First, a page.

Rough on Women: Abortion in Nineteenth-Century New Zealand
Rough on Women is, in some respects, the prequel to Abortion Then and Now: New Zealand abortion stories from 1940 to 1980, in which women recorded their firsthand experiences of abortion. In contrast to the intimacy and frankness of that book, the women in Rough on Women are all long dead and little is known of their inner lives. Most of what we know about them comes from coroners' reports and newspaper accounts, and in many cases we know more about their abortionists than the women themselves. Of course, in the 19th century, those who survived abortions and did not suffer complications were unlikely to talk publicly about it, so we see here mostly the tragic cases, but the conditions facing desperate pregnant women back then are still brutal and shocking. Women obtained abortions by whatever means they could, despite the dangers of poisoning, haemorrhage, and infection. And abortionists did their work despite the threat of long prison sentences or even the death penalty. Rough on Women shows the lengths to which women will go to avoid bearing an unwanted child, and how far New Zealand has come in the battle for women to control their own fertility.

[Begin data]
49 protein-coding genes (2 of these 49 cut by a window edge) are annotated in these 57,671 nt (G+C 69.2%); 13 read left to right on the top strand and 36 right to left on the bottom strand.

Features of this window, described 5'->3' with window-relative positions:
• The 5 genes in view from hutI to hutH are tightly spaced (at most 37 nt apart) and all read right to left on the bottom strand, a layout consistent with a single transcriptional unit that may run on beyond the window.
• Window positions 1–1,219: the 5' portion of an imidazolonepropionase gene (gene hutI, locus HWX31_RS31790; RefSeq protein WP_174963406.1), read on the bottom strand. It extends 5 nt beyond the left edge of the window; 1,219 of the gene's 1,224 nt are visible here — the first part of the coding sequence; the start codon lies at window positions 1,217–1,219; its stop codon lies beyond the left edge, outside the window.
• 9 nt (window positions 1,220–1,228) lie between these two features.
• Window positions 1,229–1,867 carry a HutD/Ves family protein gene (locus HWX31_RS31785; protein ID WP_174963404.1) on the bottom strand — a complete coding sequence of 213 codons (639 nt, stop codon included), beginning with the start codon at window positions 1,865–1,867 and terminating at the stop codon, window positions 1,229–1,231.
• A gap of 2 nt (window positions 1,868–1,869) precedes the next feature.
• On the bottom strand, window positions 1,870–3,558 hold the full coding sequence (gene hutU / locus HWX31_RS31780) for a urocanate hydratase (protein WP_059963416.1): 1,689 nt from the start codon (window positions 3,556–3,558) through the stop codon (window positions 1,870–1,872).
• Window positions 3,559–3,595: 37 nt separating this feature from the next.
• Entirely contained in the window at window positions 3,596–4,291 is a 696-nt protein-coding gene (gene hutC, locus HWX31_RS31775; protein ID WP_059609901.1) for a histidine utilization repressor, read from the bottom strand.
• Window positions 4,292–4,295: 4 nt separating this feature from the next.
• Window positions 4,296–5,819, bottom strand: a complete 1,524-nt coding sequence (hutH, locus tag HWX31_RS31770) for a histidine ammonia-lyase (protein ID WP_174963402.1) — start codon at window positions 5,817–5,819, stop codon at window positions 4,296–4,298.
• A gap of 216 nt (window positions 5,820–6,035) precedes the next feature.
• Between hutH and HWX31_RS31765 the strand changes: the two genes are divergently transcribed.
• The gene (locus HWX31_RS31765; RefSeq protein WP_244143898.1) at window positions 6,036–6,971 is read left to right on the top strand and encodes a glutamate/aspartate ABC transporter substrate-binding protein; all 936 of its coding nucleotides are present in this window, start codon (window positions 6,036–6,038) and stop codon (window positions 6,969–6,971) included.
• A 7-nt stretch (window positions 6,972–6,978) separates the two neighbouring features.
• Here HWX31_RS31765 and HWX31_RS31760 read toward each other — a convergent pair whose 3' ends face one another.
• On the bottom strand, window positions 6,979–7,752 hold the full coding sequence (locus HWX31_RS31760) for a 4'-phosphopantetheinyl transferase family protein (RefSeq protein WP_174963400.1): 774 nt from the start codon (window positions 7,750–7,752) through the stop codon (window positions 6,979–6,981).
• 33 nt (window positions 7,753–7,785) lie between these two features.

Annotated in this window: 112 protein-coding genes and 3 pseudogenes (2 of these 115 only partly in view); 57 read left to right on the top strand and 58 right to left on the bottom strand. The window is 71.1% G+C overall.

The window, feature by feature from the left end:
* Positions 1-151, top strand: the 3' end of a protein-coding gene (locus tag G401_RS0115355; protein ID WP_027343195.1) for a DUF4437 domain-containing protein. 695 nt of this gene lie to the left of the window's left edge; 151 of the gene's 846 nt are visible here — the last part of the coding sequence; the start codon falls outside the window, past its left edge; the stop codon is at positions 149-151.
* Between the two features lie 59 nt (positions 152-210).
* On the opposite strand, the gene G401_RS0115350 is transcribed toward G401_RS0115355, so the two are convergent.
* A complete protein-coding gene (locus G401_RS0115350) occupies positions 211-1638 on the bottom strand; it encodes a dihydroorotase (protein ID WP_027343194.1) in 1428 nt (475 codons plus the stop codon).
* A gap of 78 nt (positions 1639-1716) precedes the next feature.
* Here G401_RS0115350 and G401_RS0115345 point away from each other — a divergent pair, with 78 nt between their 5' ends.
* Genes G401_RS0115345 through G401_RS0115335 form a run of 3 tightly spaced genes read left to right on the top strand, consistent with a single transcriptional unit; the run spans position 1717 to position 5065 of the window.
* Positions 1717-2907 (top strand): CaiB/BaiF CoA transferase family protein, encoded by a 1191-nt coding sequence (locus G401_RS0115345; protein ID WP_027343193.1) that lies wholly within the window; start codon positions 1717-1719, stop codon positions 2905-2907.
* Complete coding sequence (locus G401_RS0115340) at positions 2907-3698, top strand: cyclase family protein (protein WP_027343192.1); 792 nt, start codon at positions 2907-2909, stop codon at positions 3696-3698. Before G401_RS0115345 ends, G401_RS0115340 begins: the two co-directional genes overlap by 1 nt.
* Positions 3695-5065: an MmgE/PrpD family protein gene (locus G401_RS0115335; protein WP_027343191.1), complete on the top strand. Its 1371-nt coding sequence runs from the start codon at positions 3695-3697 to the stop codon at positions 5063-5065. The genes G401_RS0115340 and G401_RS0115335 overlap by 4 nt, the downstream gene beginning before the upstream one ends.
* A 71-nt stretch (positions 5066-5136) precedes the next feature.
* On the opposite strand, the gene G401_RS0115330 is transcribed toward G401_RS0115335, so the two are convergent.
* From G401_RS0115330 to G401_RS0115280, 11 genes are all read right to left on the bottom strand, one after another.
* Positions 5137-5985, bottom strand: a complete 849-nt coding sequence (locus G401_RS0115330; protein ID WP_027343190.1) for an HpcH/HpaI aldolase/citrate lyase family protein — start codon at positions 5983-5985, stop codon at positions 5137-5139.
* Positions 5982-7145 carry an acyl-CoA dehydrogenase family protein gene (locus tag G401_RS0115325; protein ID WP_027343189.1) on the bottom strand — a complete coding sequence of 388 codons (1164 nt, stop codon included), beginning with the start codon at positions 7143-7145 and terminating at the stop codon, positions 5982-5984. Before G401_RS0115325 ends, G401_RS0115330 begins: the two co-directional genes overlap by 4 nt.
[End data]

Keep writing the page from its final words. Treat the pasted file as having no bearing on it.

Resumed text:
Dame Margaret Sparrow has had a long career in general and reproductive health. She is past President of the Abortion Law Reform Association of New Zealand and a Director of Istar Ltd, a not-for-profit company that imports the abortion pill mifepristone. She was awarded an MBE in 1987, the New Zealand Suffrage Centennial Medal in 1993, and the DCNZM for services to medicine and the community in 2002, which in 2009 became a DNZM.